Before the deluge
Unrelenting rains are like relentless heartaches. Just like our drizzly love and affections. In dimly lit tea shops, in the camouflage of evening, noon arrives. Rarely can Kolkata be seen like this. Under the belly of the flyover, two extremely busy men, like the crows are brushing water off their shirts. Wiping off the scene with their handkerchiefs, they want to make their vision more clear. At the traffic signal, songs of nature can be heard.
Stray dogs and beggars are sitting nuzzled against the pavement. Some are swearing, someone else is absolutely quiet.
Utterly still, just like a damp cloud.
একটানা মনখারাপের মতো একটা টানা বৃষ্টি। আমাদের ভালবাসাবাসিগুলো।
যেমন ঝিরঝিরে, ঠিক তেমনটি।নিভু-নিভু চায়ের দোকান, সন্ধ্যের ছদ্মবেশে এসে হাজির দুপুর।
এমন কলকাতা কচ্চিৎ-কদাচিৎ পাওয়া যায়। ফ্লাইওভারের তলপেটে কাকের ঢঙে দুটো ব্যস্ত মানুষ,
শার্টের জল ঝাড়ছে। রুমালে দৃশ্য মুছে একটু স্পষ্ট করতে চাইছে চোখ। ট্রাফিক সিগনালে বাজছে
প্রকৃতি পর্যায়ের গান।
কুকুর আর ভিকিরিগুলো ফুটপাতে আরো ছাঁজা ঘেঁসে বসেছে।
কেউ-কেউ খিস্তি করছে, কেউ আবার একদম চুপ।
এক্কেবারে ভেজা মেঘের মতো, থম মেরে আছে।
The Developing Third World
Somewhere on a clumsy road
The lone man remains awake
After the last bus leaves,
Slowly shutting the rickety bamboo door
He loosens up his soul-less body
He had just said chuckling –
‘You know brother,
This tea stall at this crossing
Is there since before time.’
লোকটা একা জেগে থাকে
কোথায় আনাড়ি কোন পথে
শেষ বাস চলে গেলে, শরীর এলায়,
ধীরে ফেলে দরমার ঝাঁপ
শুধু, ক্লান্ত হেসে বলেছিল-
কি জানেন দাদা
সেই স্বদেশি অমল থেকে আছে, অনেক পুরানো
এই তেমাথার চায়ের দোকান
On A Quiet Day
Through the fringe of the day birds are coming
Flying back in the evening
Colors are falling over the water of the rivers
In the great tranquil
A few men are walking back
As if there is no haste this year
Everything is calm
There is no infiltration anywhere around
The day of voting is still very far.
শান্ত একটি দিন
দিনের পরিধি থেকে পাখি উড়ে আসছে বিকেলে
নদীজলে ঝরে পড়ছে রং
দু একজন হেঁটে ফিরছে
যেন কোনও তাড়া নেই এ বছর
আবার ভোটের দিন অনেকটা দূর
About the Poet:
Born on 17th of May, 1970 in Kolkata, a post- graduate from Jadavpur University, Subhashis Bhaduri had been keenly interested in literature and arts from his childhood and no later he started leaving mark of his own, in the arena of Bengali literature by contributing in all genres of writing, which appeared in the various leading Bengali dailies, literary magazines, and little magazines etc. By his late twenties, he became a noted writer in the contemporary Bengali literature, especially poetry, for his unmatched style of expressing the journey of the inner self – the soul and the sacred eternal life with all its wisdom and amazements, in a sublime manner, yet in a low-key voice. His poems, conveyed through the socio-political perspectives, in their abstractness have fine poetic nuances, whereas some of his poems carry metaphors from Indian mythology and are metaphysical in nature, with lofty abstractness as their inherent components.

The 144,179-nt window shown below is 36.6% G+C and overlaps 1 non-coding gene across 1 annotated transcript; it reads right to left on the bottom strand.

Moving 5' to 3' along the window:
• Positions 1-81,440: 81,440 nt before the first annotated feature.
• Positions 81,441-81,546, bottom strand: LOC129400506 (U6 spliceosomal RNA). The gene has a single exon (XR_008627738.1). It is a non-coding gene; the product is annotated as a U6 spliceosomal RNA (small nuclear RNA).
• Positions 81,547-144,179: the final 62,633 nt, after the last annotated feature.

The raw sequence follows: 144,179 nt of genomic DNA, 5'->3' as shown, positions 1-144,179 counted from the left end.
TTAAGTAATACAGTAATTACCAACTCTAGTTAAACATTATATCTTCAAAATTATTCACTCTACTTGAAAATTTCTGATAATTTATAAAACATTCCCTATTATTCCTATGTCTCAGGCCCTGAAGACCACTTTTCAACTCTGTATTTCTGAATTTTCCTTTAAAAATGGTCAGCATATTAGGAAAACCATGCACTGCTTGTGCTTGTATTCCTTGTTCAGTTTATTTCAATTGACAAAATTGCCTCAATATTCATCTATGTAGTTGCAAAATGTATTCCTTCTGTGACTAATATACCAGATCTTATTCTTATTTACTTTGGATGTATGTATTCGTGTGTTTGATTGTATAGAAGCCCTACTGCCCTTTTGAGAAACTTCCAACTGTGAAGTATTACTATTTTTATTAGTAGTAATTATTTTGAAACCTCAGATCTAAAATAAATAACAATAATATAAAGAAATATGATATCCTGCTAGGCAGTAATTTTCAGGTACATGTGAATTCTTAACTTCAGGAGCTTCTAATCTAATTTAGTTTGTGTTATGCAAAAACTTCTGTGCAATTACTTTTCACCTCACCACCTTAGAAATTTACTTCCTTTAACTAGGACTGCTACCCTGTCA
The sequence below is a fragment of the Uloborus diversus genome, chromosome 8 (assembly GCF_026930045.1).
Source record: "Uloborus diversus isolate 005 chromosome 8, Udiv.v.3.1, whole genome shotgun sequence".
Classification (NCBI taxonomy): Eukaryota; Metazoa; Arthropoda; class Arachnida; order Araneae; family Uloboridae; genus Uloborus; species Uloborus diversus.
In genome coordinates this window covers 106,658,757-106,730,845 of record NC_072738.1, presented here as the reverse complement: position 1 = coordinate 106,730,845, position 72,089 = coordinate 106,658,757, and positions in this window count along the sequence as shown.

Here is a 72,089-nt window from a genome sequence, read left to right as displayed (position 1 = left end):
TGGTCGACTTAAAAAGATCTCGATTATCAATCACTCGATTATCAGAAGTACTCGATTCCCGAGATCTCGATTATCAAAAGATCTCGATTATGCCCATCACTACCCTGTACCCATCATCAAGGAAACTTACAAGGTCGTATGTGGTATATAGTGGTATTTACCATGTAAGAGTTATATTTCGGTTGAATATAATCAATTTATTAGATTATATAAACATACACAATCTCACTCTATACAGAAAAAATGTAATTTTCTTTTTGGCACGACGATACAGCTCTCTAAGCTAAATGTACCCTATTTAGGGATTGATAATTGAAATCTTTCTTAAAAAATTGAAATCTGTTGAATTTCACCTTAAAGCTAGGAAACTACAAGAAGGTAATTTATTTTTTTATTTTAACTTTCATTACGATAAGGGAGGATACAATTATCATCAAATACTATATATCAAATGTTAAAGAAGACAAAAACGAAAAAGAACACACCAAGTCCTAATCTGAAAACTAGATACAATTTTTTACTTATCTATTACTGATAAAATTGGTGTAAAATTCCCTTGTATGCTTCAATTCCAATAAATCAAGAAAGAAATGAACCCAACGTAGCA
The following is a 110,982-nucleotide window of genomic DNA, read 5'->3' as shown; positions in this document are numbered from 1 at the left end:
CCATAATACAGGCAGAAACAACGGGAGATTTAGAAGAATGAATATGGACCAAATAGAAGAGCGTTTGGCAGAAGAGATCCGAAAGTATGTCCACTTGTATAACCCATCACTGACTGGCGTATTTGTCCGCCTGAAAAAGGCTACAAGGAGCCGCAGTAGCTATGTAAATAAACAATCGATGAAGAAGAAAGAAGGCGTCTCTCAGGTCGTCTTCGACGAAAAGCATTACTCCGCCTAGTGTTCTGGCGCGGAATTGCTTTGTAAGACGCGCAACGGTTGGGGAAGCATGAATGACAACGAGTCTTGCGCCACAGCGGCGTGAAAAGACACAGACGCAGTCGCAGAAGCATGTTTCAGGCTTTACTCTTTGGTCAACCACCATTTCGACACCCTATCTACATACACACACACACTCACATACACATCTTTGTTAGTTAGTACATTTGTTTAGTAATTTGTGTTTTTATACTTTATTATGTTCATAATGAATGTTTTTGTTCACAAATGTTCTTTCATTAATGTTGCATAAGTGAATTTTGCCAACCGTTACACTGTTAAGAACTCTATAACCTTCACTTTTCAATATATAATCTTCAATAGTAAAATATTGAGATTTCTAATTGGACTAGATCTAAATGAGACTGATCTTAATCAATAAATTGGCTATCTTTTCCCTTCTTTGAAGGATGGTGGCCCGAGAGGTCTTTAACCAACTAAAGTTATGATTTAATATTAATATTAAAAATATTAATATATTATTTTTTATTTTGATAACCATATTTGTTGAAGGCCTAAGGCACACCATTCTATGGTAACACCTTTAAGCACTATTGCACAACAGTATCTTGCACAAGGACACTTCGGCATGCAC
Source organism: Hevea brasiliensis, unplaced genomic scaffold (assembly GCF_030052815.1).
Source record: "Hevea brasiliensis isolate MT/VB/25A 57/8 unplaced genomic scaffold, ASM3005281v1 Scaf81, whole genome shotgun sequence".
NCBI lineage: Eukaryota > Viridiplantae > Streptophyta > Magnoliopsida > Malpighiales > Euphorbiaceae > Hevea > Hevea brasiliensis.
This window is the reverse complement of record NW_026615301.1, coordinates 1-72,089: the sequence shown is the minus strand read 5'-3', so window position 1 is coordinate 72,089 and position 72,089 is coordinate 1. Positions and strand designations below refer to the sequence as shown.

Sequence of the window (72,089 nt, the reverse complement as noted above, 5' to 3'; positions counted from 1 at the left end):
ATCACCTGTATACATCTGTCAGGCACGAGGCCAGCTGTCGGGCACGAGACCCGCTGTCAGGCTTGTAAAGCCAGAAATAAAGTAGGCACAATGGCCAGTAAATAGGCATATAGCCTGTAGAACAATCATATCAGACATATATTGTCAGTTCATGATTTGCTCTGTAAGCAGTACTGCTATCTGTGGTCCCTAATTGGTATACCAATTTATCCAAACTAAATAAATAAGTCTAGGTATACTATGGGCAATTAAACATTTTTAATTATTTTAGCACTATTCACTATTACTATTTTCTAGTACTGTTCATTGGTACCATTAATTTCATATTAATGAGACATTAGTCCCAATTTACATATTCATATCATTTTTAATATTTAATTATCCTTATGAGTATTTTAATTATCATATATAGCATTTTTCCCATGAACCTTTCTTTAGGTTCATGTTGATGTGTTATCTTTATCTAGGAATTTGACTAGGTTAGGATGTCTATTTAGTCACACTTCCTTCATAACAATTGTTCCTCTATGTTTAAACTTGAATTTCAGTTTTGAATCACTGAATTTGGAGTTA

Till date the poet has 7 poetry collections to his credit. The collections are: Subhashis Bhadurir Lekha (1996), Ishwar Aamar (2001), Aschorjo Bhugoley (2007), Bhitor Moner Darbesh (2010), Ratripurusher Mukh (2012), Janganman (2013), and Nirambu Sakare Mile (2013). He is recipient of West Bengal’s prestigious Birendra Chattopadhyay poetry award. He is also actively involved in writing children’s literature, short stories, articles and essays. He is the editor of a socio-political bulletin, by the name Kotha-barta. Besides writing, Subhashis also paints and is an ardent social activist.
About the Translator:
Born in Kolkata, Amrita Bera is a writer and a translator. She writes and translates in three languages – Hindi, English and Bengali. She has published the following works of translations – (a) A collection of Poetry and ghazals of a contemporary Hindi writer, Vivek Mishra, translated from Hindi to English, by the name Light through a Labyrinth, which had been published from Writers Workshop, Kolkata, and (b) She has translated the latest, that is the 7th part of the autobiography of the exiled Bangladeshi writer, Taslima Nasrin’s Nirvasan from Bengali to Hindi, published by Vani Prakashan, Delhi. She is regularly translating articles of Taslima Nasrin for a reputed Hindi literary magazine Hans for over three years now. Her translated poems, articles, and short stories of various authors appear regularly in most of the noted Hindi, English, and Bengali magazines viz. Indian literature (Sahitya Akademi), Outlook, India Today, Indraprastha Bharti (Delhi Hindi Academy), Vagarth, Pratiman, Protidin (Bengali) etc. Currently an awarded Bengali novel Dozakhnama written by the renowned Bengali novelist, Rabishanker Bal, which she has translated in Hindi is in the process of getting published by Harper Collins. An anthology of Bengali poems of Subhashis Bhaduri, which has been translated in English by her, is also on its way to getting published. A lover of music, Amrita specializes in singing ghazals. She lives in Delhi.